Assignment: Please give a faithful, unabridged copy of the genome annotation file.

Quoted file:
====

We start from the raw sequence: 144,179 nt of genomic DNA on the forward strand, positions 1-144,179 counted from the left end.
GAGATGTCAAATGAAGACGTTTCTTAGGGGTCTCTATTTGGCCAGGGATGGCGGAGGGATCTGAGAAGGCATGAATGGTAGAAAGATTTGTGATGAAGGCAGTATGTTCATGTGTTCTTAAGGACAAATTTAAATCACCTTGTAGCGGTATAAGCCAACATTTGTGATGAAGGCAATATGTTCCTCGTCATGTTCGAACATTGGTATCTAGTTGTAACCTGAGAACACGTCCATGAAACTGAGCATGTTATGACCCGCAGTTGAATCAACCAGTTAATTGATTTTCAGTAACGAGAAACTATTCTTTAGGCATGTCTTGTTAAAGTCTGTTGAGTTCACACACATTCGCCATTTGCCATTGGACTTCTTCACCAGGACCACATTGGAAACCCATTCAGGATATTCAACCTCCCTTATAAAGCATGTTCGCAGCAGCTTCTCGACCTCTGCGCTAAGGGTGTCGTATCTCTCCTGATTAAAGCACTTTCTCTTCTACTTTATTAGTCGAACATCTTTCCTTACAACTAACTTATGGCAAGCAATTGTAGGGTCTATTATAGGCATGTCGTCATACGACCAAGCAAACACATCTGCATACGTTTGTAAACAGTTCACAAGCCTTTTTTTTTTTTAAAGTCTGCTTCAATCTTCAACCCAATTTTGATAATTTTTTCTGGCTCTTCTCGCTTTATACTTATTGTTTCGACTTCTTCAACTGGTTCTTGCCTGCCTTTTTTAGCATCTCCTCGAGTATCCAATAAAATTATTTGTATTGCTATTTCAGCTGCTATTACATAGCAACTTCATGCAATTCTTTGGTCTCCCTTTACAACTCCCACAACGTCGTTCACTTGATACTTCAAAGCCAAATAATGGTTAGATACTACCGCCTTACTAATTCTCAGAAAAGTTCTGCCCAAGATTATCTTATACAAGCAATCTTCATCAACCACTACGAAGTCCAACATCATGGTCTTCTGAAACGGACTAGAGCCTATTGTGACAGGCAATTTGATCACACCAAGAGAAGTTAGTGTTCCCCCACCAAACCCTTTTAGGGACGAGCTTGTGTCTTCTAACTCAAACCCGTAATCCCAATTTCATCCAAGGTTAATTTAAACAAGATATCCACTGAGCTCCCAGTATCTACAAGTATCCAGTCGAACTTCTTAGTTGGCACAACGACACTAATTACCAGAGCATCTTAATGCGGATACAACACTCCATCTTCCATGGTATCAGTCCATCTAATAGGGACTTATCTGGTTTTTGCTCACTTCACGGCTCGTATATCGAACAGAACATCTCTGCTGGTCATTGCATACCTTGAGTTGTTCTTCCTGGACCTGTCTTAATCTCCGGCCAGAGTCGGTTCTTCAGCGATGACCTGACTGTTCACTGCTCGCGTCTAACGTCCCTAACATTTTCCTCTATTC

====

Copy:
We start from the raw sequence: 144,179 nt of genomic DNA on the forward strand, positions 1-144,179 counted from the left end.
GAGATGTCAAATGAAGACGTTTCTTAGGGGTCTCTATTTGGCCAGGGATGGCGGAGGGATCTGAGAAGGCATGAATGGTAGAAAGATTTGTGATGAAGGCAGTATGTTCATGTGTTCTTAAGGACAAATTTAAATCACCTTGTAGCGGTATAAGCCAACATTTGTGATGAAGGCAATATGTTCCTCGTCATGTTCGAACATTGGTATCTAGTTGTAACCTGAGAACACGTCCATGAAACTGAGCATGTTATGACCCGCAGTTGAATCAACCAGTTAATTGATTTTCAGTAACGAGAAACTATTCTTTAGGCATGTCTTGTTAAAGTCTGTTGAGTTCACACACATTCGCCATTTGCCATTGGACTTCTTCACCAGGACCACATTGGAAACCCATTCAGGATATTCAACCTCCCTTATAAAGCATGTTCGCAGCAGCTTCTCGACCTCTGCGCTAAGGGTGTCGTATCTCTCCTGATTAAAGCACTTTCTCTTCTACTTTATTAGTCGAACATCTTTCCTTACAACTAACTTATGGCAAGCAATTGTAGGGTCTATTATAGGCATGTCGTCATACGACCAAGCAAACACATCTGCATACGTTTGTAAACAGTTCACAAGCCTTTTTTTTTTTTAAAGTCTGCTTCAATCTTCAACCCAATTTTGATAATTTTTTCTGGCTCTTCTCGCTTTATACTTATTGTTTCGACTTCTTCAACTGGTTCTTGCCTGCCTTTTTTAGCATCTCCTCGAGTATCCAATAAAATTATTTGTATTGCTATTTCAGCTGCTATTACATAGCAACTTCATGCAATTCTTTGGTCTCCCTTTACAACTCCCACAACGTCGTTCACTTGATACTTCAAAGCCAAATAATGGTTAGATACTACCGCCTTACTAATTCTCAGAAAAGTTCTGCCCAAGATTATCTTATACAAGCAATCTTCATCAACCACTACGAAGTCCAACATCATGGTCTTCTGAAACGGACTAGAGCCTATTGTGACAGGCAATTTGATCACACCAAGAGAAGTTAGTGTTCCCCCACCAAACCCTTTTAGGGACGAGCTTGTGTCTTCTAACTCAAACCCGTAATCCCAATTTCATCCAAGGTTAATTTAAACAAGATATCCACTGAGCTCCCAGTATCTACAAGTATCCAGTCGAACTTCTTAGTTGGCACAACGACACTAATTACCAGAGCATCTTAATGCGGATACAACACTCCATCTTCCATGGTATCAGTCCATCTAATAGGGACTTATCTGGTTTTTGCTCACTTCACGGCTCGTATATCGAACAGAACATCTCTGCTGGTCATTGCATACCTTGAGTTGTTCTTCCTGGACCTGTCTTAATCTCCGGCCAGAGTCGGTTCTTCAGCGATGACCTGACTGTTCACTGCTCGCGTCTAACGTCCCTAACATTTTCCTCTATTC